STORY AND PHOTO BY KATHLEEN CALLAHAN
To prove that climate change has a greater impact on women than men, Joanna Kerr opened her lecture with an eight-minute film about a woman named Martina.
Martina, who lives in Kotido, Uganda, no longer hears the chirp of the Elele bird signaling the coming rain, because the birds – and the rain – have disappeared. Droughts mean thirst and no water with which to cook, if they can even find food.
The trees in Martina’s village no longer bear fruit and the women have to walk further each day to find firewood and food. Thirty per cent of the developing world gets its energy from wood. It is often the woman’s job to collect it, but this job grows harder as resources dwindle.
Standing at the bottom of a dried river and digging deep through hard rock, Martina and the other women from her village are relieved to unearth murky brown water. But water doesn’t always mean salvation. In other years, the rain has come too hard, bringing floods and destroying crops.
“There aren’t enough words to express the pain to you,” Martina tells the camera.
Kerr used Martina’s story to show how climate change, the food crisis and the global economic crisis are affecting women more severely than men in developing countries. That’s a lot of crises for a one-hour lecture, but Kerr is not new to discussing issues of women’s rights and gender equality.
After getting an MA in Gender and Development from the University of Sussex, she was a senior researcher and manager of the gender program at the North-South Institute in Ottawa, a research institute that analyses foreign policy and international development. She is also the former executive director of the Association for Women’s Rights in Development in Toronto. In addition, she has published extensively on issues surrounding economic justice and gender.
She is currently the Director of Policy and Outreach at Oxfam Canada. CCEPA partnered with Oxfam to host the event which about 60 people attended, entitled “Just in Time: The Burden of Climate Change on Women.”
But Kerr admits she is new to the study of climate change and the environment.
So what makes women more susceptible to the dangers of climate change than men? Kerr says women are the “unpaid caregivers,” meaning they treat patients – men and children – ahead of their own needs.
Natural disasters also tend to kill more women than men, especially in countries where women have the fewest rights, according to this 2006 report by the London School of Economics.
From the report:
“Yet, the most important reason why women are more vulnerable to the fatal impact of natural disasters is because of their lower social and economic status in many countries. With existing patterns of gender discrimination, boys are likely to receive preferential treatment in rescue efforts and both women and girls suffer more from the shortages of food and economic resources in the aftermath of disasters.”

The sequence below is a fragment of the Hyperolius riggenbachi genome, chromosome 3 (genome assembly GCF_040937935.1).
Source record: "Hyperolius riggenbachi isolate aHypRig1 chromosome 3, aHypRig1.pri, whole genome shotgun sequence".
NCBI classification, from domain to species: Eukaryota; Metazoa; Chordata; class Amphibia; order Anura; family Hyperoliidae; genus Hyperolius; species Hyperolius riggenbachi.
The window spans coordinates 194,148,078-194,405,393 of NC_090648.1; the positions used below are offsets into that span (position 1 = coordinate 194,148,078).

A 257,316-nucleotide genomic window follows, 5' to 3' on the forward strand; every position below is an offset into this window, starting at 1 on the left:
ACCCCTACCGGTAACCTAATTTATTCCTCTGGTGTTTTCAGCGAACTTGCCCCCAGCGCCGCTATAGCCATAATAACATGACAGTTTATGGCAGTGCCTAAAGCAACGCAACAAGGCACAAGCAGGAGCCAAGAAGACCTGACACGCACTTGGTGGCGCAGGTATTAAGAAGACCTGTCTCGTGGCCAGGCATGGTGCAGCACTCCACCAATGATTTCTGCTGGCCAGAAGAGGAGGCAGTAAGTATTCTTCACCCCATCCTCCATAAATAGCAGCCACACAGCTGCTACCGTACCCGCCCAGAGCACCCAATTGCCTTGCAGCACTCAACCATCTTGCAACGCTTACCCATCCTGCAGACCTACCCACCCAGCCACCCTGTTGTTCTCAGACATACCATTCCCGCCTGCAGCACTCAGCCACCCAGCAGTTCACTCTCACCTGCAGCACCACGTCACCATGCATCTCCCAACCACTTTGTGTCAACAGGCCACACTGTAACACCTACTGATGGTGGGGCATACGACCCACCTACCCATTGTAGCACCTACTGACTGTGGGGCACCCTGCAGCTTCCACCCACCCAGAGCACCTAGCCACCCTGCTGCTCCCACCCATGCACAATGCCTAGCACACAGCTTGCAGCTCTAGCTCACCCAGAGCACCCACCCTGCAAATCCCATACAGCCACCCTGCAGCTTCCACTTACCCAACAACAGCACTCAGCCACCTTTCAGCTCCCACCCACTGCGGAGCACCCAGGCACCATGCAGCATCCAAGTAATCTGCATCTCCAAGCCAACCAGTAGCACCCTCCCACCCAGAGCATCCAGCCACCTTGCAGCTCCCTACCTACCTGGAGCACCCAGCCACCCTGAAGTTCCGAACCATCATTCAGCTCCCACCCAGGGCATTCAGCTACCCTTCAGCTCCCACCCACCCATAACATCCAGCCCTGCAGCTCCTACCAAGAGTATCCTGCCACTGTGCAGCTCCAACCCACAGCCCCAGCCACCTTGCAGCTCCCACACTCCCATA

In the 2004 tsunami that killed more than 225,000 people, a study by Oxfam showed that in some regions, four times as many women as men were killed. They attributed this to women waiting at home with their children or on the beaches for the fishermen to return. Kerr said many women also lacked access to transportation like bicycles to leave the most dangerous zones.
But Kerr is quick to point out that men are also affected. She says climate change will always impact the most vulnerable and poor, and as the global economy worsens, there is less funding to aid climate-related disasters.
Kerr cited many reasons why women are harder hit by the worldwide recession:
- Women are particularly affected by job cuts, especially when spending cuts are made on health and education.
- Job creation projects are often aimed at men, with an emphasis on the “male breadwinner.”
- When men are out of work, women will pick up two or three jobs to support the family.
- During times of economic hardship, there are often spikes of violence against women.
And don’t forget about the food crisis. The U.N. reported recently that one billion people worldwide – one-sixth of the world’s population – are going hungry, 100 million more people than there were at this time last year. Kerr says a lack of investment in food security in the last 20 years has contributed to the food crisis. The global economic crisis has only compounded the food crisis, with more people out of work and unable to afford rising food costs.
Hunger affects women most because they will eat less and give more nutritional food to men and children, says Kerr.
“Families survive because women eat less.”
Given these sobering statistics, it’s hard to know where to begin to conquer any or all of these crises. Kerr says the solution is “incredibly simple and complex.”
The simple part: enact any changes possible to make the world a more sustainable place. The complex part touches upon the root of these problems: Kerr says we must find the causes of the issues, and find sustainable models of development on which to rebuild.
The problem? Kerr says we have a short period of time for such a huge, systematic change. It would require an “unprecedented amount of consensus.
Educating women, giving them access to land and technology and supporting female leadership are essential to the new system, says Kerr.